- Solar that directly powers cars, or even EV charging stations, is still not happening.
- However, advances in efficiency and storage both mean that it could happen well ahead of 2030.
To reduce pollution caused due to fossil-fuel-powered ICE vehicles, the techno-world has developed and adopted various technologies to substitute fossil fuel as a source of energy. Electric cars have been one of the biggest bets to achieve zero-emissions mobility. Some of the automotive giants like Volkswagen Group, General Motors, etc., have already begun to sweep the market with their electric mobility options. Tesla with its Model 3, Audi and its e-Tron, Ford Mustang Mach-E, Hyundai Kona, etc. have been the models establishing their market presence in recent years and months.
EVs are dependent on battery technology for their fuel. In order to refuel, the battery plug-in stations or swapping points are used, just like gas stations for ICE vehicles. Which is where the first nitpicking starts. As grids remain powered by fossil fuel backed energy, detractors point out that electric cars are simply substituting one fossil fuel for another when they recharge. When you think about it, there are two obvious ways around this argument. One, to use solar panels to charge the cars directly, and two, to ensure EV charging stations are powered by renewable energy. As well see here, the odds of achieving the latter are way higher than the former.
Solar Roofs On Your Car
Until now, the roof of the car has been the most logical place to consider placing solar panels. The energy generated through these solar roofs is then utilised for running the vehicle, or actually, some key auxiliary equipment. Further, the cars may store the energy in the battery, so that when there is no availability of direct sunlight – like cloudy days or night time – the stored energy may be used to power some devices in the vehicle.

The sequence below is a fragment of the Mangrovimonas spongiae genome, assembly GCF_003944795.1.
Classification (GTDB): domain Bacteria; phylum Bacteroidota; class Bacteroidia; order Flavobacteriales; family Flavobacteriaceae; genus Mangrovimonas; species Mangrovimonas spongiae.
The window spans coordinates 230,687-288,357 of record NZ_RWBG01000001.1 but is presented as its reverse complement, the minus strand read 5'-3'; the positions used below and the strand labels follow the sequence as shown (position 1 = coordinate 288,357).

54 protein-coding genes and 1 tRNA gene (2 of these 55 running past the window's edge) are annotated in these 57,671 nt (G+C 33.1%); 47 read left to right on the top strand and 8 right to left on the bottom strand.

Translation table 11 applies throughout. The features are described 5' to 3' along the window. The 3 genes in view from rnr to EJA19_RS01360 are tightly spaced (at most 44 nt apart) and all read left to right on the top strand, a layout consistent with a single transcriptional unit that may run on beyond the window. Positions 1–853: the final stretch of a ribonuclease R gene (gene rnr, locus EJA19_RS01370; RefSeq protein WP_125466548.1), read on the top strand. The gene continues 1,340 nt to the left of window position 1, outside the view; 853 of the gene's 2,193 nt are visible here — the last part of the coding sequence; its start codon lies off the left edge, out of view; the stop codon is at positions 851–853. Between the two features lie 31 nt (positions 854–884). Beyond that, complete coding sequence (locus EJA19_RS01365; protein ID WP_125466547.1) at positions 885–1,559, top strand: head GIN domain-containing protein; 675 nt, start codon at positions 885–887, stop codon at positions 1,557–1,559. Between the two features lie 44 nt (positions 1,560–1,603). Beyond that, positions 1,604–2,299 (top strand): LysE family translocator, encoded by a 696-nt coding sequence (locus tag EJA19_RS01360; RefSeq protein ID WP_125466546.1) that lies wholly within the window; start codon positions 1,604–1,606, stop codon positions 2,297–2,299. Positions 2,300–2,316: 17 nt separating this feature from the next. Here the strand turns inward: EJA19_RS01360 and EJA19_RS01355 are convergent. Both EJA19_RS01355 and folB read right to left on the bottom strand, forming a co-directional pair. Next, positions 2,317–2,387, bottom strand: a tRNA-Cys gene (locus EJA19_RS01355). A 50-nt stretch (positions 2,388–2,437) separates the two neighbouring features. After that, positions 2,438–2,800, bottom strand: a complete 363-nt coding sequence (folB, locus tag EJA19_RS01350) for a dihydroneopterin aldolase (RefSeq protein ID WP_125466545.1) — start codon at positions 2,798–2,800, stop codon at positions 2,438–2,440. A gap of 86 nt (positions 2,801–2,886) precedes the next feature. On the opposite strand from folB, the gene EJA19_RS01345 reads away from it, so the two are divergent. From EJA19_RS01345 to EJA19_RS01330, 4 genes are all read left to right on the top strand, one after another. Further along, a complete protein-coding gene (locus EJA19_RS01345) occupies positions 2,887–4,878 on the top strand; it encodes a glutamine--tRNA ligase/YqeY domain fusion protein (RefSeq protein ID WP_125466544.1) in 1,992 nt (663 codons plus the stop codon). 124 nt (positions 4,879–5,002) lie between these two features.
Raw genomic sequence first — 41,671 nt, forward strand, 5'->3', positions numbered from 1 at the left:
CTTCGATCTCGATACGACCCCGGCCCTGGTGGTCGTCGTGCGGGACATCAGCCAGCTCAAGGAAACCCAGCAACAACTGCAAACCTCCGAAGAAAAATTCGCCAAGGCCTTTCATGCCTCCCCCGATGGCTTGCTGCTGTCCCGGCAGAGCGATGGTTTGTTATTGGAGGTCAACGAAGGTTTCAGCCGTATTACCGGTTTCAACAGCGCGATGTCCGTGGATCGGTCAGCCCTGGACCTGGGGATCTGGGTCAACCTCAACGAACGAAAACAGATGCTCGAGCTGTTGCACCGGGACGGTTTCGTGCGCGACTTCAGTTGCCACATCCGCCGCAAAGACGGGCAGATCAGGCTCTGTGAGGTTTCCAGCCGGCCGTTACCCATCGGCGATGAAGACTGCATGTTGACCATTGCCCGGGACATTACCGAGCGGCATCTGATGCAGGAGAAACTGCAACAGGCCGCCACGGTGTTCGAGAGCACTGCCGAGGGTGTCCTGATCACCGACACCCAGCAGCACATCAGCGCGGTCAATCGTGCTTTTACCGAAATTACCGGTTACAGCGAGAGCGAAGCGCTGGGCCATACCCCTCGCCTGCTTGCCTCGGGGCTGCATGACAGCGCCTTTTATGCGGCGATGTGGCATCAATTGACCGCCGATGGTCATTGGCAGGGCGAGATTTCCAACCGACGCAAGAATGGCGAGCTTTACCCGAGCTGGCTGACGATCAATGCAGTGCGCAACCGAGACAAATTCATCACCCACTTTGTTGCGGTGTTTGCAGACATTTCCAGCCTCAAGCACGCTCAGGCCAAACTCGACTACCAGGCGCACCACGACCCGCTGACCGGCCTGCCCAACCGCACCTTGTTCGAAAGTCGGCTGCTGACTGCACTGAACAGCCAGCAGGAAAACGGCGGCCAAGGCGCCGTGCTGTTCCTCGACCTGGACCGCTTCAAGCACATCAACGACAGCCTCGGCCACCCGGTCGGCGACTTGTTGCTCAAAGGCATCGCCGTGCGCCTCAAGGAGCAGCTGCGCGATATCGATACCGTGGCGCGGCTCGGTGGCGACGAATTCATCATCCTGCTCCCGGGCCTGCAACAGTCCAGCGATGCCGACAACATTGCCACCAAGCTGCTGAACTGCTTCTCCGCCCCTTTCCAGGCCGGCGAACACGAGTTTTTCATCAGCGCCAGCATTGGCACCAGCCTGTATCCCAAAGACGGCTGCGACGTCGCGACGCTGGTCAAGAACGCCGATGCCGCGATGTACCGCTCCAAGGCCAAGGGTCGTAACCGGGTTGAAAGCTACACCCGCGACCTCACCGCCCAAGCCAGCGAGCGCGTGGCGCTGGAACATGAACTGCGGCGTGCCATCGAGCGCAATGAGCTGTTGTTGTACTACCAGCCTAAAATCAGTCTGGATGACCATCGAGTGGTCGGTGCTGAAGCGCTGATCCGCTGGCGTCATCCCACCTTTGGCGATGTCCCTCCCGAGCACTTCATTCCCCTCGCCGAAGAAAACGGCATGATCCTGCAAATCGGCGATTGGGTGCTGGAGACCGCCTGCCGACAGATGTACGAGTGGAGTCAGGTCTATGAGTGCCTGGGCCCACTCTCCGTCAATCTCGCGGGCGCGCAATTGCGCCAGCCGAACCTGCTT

But are Solar Panel Cars Viable?
To meet the energy needs of a typical home, a solar array covering 500 square feet would be the basic requirement. But what would suffice the energy requirement of an electric car?
Few years back, a study was done to evaluate the number of solar panels that would be needed to charge an electric car. Accordingly, the study found out that a small sedan model, Nissan Leaf, at around 50 miles per day, would need a total of 3.44 kilowatts of solar panels. Even with the highest output panels today of upto 800W, we would need at least 4 of these on a car to make enough solar energy to power the Nissan Leaf driving 50 miles. Unfortunately design and logistics dictate that only one or a little more can be placed. Hence, insufficient availability of surface area makes the concept quite unfit for practically use.
Yet, this doesn’t stop the automakers in their efforts to use this concept in the cars. Some of the automakers like Sono Motors, Lightyear Automotive, Karma, Hyundai, and Toyota, and their products, have already been successful in making the idea work. They have been helped along by advancements in solar panel design and flexibility. However, many of them can’t be called “solar-powered”, as they require unfeasibly multiple hours of charge for a very short range without any external battery aide. These hybrid electric vehicles make slight amount of additional electricity with the help of solar cells.
Another intriguing yet impressive concept is EV charging powered with solar roof. This not only gives a clean energy generating source but electric vehicle charging stations (EVCSs) with solar rooftop photovoltaic (SRTPV) facility are economically more viable than those with the grid. However, in this case too, for now, solar powered basically means using solar to power key instruments like the display unit, not the actual charging, as fast charging output is simply not possible with a solar rooftop at site. Yes, a separate, large ground mounted solar plant could power such stations provided a large energy storage set up also exists. But that takes costs to an unacceptable level for now. With solar carports becoming larger by the day, expect to see a carport that doubles up as the power provider for cars parked underneath sooner than later.